8. Lily
    Posted February 25, 2012 at 4:00 pm | Permalink


    Re: But back to the topic, I’ll ask again since you didn’t answer the first time: how is being skeptical of the normative use because of affective neonomianism any different from being skeptical of the pedagogical use because of moral antinomianism?

    There are those big words again. I wish I could answer your question. Like I said earlier, I don’t know that I understand the debate regarding the 3rd use and natch, it’s involved and nuanced. No one denies the 3rd use and it is used all the time, but not like the Reformed or Piper and his ilk. It seems best to let the pastors settle it since they are the ones trained in Lutheran theology.

    My personal view is that we don’t lack norms or teaching about life in Christ and I appreciate their care to handle the law properly. I wonder if you recognize that the law is the Holy Spirit’s and he decides how it is used and the law alway accuses because none fulfill the law perfectly and it is also always instructing the Christian. That’s why it is approached as law/gospel – to preach repentance and the forgivenness of sin in Christ’s name. That’s why the law never has the final word. They are distinguished but never separated from each other.

    Re: our neverending debate… 😉

    I do realize the subject of abortion has become a political football, I don’t see any reason to not address it because it has been politicized. As far as weighing in on the policies you mentioned, I don’t understand why you think one item should lead to more or why you think there are rules written in stone that apply to each and every subject. It sounds like all or nothing. As I’ve said before, I think there is room for wisdom and liberty. Many Lutheran churches observe` life Sunday and speak on the topic. Everyone is affected by this social plague – both within and without the church. The law/gospel of Christ is the answer.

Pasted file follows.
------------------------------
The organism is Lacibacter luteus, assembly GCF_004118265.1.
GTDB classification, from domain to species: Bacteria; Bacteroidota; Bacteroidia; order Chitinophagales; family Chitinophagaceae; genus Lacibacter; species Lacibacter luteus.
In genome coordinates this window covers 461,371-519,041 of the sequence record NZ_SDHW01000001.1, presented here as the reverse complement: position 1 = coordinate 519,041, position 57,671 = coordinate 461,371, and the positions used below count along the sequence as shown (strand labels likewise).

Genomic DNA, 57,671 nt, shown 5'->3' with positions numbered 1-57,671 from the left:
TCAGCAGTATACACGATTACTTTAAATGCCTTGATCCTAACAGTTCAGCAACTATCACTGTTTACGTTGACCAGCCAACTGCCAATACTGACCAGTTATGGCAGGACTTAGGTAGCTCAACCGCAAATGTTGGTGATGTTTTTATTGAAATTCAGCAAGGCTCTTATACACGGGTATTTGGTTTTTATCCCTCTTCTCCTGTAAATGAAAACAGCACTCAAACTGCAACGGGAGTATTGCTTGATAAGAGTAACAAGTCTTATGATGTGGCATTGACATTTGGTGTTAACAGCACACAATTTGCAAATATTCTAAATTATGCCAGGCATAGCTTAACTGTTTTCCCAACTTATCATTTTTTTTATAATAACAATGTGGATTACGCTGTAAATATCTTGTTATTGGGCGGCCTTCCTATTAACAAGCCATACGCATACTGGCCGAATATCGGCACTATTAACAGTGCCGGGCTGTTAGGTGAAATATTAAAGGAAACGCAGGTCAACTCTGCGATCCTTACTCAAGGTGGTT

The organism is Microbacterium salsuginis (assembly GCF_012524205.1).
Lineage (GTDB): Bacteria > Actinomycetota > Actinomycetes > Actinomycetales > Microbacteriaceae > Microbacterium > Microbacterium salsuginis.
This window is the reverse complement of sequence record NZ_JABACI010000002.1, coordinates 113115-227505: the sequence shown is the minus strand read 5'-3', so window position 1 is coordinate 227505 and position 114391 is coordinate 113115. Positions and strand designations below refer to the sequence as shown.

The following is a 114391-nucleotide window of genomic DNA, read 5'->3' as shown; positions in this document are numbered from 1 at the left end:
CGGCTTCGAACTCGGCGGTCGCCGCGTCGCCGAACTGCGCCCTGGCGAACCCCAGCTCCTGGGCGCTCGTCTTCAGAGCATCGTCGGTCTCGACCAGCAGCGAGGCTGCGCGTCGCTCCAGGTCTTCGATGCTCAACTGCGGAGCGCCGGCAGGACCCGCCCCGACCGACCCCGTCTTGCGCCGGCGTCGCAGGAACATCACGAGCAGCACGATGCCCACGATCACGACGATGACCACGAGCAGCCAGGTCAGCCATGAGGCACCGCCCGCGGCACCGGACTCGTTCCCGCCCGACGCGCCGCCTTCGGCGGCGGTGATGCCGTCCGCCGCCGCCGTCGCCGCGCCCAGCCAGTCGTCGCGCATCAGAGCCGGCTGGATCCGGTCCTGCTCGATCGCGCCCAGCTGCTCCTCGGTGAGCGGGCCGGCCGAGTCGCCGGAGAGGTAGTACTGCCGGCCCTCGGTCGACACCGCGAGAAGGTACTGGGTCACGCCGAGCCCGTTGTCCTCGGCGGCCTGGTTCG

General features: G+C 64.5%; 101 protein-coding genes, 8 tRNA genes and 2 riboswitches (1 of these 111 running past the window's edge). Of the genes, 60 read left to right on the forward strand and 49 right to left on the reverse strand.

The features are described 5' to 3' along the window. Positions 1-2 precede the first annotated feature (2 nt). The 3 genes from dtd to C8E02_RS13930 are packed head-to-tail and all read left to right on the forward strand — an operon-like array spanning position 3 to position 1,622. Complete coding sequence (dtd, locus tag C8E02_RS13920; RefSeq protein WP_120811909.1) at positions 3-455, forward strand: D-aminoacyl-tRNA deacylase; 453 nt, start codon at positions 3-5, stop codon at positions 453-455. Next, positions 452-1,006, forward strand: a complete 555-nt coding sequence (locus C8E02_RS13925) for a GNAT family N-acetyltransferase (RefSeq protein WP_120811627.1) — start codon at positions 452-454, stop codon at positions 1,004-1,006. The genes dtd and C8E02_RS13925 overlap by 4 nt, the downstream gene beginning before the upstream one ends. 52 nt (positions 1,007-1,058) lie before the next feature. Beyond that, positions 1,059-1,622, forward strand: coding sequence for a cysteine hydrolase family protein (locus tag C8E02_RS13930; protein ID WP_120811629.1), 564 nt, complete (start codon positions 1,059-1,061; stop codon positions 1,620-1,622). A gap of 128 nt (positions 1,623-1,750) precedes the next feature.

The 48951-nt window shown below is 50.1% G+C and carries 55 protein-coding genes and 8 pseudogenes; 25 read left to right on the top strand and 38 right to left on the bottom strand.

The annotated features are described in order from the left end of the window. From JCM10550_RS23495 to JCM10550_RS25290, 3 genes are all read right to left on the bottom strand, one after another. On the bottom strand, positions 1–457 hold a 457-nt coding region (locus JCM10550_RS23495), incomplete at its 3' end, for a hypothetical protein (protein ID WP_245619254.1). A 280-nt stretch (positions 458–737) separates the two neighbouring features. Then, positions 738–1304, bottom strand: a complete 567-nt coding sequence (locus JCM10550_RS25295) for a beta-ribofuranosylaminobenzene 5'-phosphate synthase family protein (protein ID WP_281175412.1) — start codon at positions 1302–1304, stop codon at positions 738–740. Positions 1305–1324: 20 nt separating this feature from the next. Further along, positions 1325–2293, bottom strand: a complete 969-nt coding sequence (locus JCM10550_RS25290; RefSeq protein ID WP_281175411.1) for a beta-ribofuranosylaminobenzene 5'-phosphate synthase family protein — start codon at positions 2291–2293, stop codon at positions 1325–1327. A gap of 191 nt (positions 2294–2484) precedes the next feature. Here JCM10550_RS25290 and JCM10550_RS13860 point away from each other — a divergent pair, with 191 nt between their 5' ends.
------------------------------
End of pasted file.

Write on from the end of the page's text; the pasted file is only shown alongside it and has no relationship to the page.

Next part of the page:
Consider that our synod president was invited to testify. He had the choice to accept or decline. If I have the story correctly: he thought it over, thought about declining, and then decided to accept. This is a direct act of placing our convictions against abortion and for life before Caesar. I think you may not understand that the Christian life, especially in this nation, is one of liberty that requires wisdom and discretion in the exercise of our responsibilities. And in our circles it is often called the two kingdom theory. The two kingdoms distinguish God’s way of ruling his world. Like law/gospel it is not written in stone.

  9. Lily
    Posted February 25, 2012 at 4:17 pm | Permalink


    I would give you a bit of a hard time here. We both know that the bible does not speak to all of life. We also know it does not answer all of our theological questions. And if law/gospel and two kingdoms are theories/tools that we use – why do you think they are written in stone or at our command?

  10. Posted February 25, 2012 at 6:53 pm | Permalink

    Lily, I’m not sure how to respond without being repetitive, except to say that I am using the same tools you are but evidently constructing something different. I like to think I do in fact understand that the Christian life requires wisdom and discretion and the exercise of responsibility and an understanding of the two kingdoms, and I think all of that results in a lot more ecclesiastical restraint and prudence when it comes to commenting on political matters.

  11. Lily
    Posted February 25, 2012 at 7:31 pm | Permalink


    I sincerely doubt that we are as far apart as we look in the comments. Yet there are differences between the traditions here just as there are in other areas. Close but no cigar!

    I’ll let you go since you’ve got your hands full in the other threads. Wish I could buy you a cuppa, but since I can’t I’ll offer you a short article on joy. I think you’ll see the differences between our synod president and Piper in how they handle the Word and pastoral care immediately. I hope you have a blessed Lord’s Day tomorrow.

    About Joy

    And the very Word of God can create and sustain a joy the likes of which we’ve barely conceived. That’s why it’s vital for this life that we let the Word of God have its way with us, that we “buy while the market is open.”

    In the Bible, joy is much like faith itself. It flickers and wavers. At times, it appears to be snuffed out altogether. And yet through every storm and trial, the very things that threaten it actually kindle it and bring it to a blaze. Joy may be a simple smile at the blessing of another sunrise, a profound happiness at a family reconciled or a belly sore from laughing over an evening with old friends. As joy is tested and grows, we even learn to “rejoice in our sufferings,” because we know they produce great things in our lives.

  12. Lily
    Posted February 25, 2012 at 7:49 pm | Permalink

    P.S. If you are interested, I think you will enjoy this interview with Pastor Harris on his article via Issues. Etc. (18 minutes). It can be downloaded and saved if you wish. Rich food for the weary. Nice manly baritone voice too. 😉